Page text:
Acts of vandalism against mosques are rising. Plans to build new ones sprout not-in-my-backyard protests and even calls to outlaw them. Muslim women complain that bans on head scarfs trample their religious rights. In Florida, congressional candidate Allen West, who has been endorsed by Sarah Palin, has said Islam is not a religion but “a totalitarian theocratic political ideology.”
Blogs such as Stop Islamization of America and Creeping Sharia have helped lay the foundation for the controversy. And the culture war promises to grow even hotter. A fundamentalist Christian pastor who describes Islam as “of the devil” has called for an “International Burn a Quran Day” to mark the ninth anniversary of 9/11 next month. A more mainstream minister, Franklin Graham, was booted from a prayer service at the Pentagon, where Muslim prayer is welcome, after he called Islam “evil.”
Yet is any of this new? While nearly one in five believe, incorrectly, that Barack Obama is a Muslim, this is not the first time a president has been suspected of lying about his religion. Anti-Semites and Nazi sympathizers spread false rumors in the 1930s that Franklin Delano Roosevelt, a mainline Episcopalian, was Jewish.
The latest debate reveals “the dark underbelly of the American psyche,” said Boston University religion professor Stephen Prothero, author of “God Is Not One: The Eight Rival Religions That Run the World–and Why Their Differences Matter.” “We keep imagining that we’ve outgrown our religious bigotry and we haven’t. It keeps getting tested for each new religious group.”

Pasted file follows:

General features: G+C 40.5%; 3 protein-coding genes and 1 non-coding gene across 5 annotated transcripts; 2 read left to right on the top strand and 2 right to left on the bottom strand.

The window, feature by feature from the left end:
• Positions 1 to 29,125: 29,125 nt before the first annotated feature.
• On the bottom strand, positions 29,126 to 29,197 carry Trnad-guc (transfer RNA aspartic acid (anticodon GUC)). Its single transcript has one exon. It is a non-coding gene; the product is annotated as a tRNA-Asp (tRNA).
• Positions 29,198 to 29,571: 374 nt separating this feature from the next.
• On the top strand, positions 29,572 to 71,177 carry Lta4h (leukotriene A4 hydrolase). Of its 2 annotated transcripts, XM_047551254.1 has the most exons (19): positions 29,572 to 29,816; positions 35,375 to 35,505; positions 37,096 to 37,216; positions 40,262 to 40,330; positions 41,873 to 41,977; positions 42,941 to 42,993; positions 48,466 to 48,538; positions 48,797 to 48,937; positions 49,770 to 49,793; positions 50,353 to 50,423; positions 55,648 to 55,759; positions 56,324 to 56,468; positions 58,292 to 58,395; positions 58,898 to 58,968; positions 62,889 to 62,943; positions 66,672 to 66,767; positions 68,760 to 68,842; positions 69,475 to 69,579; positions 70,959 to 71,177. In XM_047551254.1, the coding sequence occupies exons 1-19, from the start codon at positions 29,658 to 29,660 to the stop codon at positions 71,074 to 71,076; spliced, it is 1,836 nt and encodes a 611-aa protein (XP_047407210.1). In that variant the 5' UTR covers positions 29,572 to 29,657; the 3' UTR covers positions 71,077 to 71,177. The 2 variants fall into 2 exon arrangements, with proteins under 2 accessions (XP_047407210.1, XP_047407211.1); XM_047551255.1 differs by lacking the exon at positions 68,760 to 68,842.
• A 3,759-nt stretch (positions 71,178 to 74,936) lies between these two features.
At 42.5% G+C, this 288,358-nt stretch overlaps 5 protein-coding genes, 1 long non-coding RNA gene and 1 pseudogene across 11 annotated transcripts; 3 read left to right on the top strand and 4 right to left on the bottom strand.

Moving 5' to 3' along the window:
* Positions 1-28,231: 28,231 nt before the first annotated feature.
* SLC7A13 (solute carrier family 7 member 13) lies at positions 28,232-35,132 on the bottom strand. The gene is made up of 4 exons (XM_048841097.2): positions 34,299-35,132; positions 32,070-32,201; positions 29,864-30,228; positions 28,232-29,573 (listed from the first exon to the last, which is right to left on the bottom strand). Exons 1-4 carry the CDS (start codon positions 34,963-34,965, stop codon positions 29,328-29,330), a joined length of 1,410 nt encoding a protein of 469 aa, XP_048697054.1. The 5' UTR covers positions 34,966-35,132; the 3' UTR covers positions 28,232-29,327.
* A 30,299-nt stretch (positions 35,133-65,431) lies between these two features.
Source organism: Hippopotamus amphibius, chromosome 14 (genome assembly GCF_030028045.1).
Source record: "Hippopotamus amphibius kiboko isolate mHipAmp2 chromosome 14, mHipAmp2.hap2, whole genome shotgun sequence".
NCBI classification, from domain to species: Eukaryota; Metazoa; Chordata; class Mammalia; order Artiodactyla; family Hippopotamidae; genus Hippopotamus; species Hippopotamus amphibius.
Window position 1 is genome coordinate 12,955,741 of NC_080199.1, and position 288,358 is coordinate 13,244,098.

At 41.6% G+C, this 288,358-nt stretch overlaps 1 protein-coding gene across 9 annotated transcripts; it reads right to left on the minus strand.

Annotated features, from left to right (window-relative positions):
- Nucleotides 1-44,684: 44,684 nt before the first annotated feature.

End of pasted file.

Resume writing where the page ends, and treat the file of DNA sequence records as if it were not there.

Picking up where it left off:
Everything old is new again
Scholars liken today’s Muslim bashing to similar episodes in American history. In the 19th century, the nativist Know-Nothing Party wanted to prevent immigrants, especially Irish Catholics, from coming to America. Prejudice against Mormons forced them to flee west to Utah. Anti-Semitism spawned lynchings as, of course, did racism.
In 1924, Congress clamped down on immigration from eastern and southern Europe — home to such “undesirables” as Italians and Jews — as well as all of Asia. And after the attack on Pearl Harbor, more than 110,000 Japanese-Americans living on the West Coast were forced into internment camps for the duration of World War II.
Today’s debate over the mosque “is very mild compared to some of these previous episodes,” said John Green, a University of Akron political scientist who studies religion and politics. He notes that religion, ethnicity and race are often conflated to produce a conflict between new groups and old groups.
“Each of these episodes has its unique circumstances,” he said, “but they appear to be most severe when the unpopular group is linked to national security and the definition of the nation. 9/11 is a good example and many of these episodes were associated with wars. Other were linked to other crises like state rights, civil rights, immigration and communism.”
Louise Cainkar, a Marquette University sociologist, sees similarities to anti-German sentiment during World War I and against the Japanese in World War II but says neither were as “strong or pervasive” as the feelings about Muslims. The only thing that comes close, she said, was the anti-Catholic movement of the 19th century that lingered in a less-virulent form until 1960, when presidential candidate John F. Kennedy had to affirm publicly that he would take no orders from the pope.
Religion and politics have often mixed in America, with uneven results. After 9/11, President George W. Bush rejected the formula that Islam equaled terrorism and spoke out loudly in favor of religious tolerance. In the current debate, political rhetoric has ranged from far right to moderate middle to wishy-washy to impassioned.
But Prothero was struck by two reactions “by politicians who should know better” — Senate Majority Leader Harry Reid and Republican presidential hopeful Mitt Romney. Both men oppose the proposed Islamic center in lower Manhattan and both are Mormons.
“It’s unconscionable and frankly shocking that any Mormon would speak on this issue the way Romney and Reid have spoken. Don’t they remember that the founder of their religion was assassinated by an anti-Mormon mob?” said Prothero, who also wrote “Religious Literacy: What Every American Needs to Know — And Doesn’t.”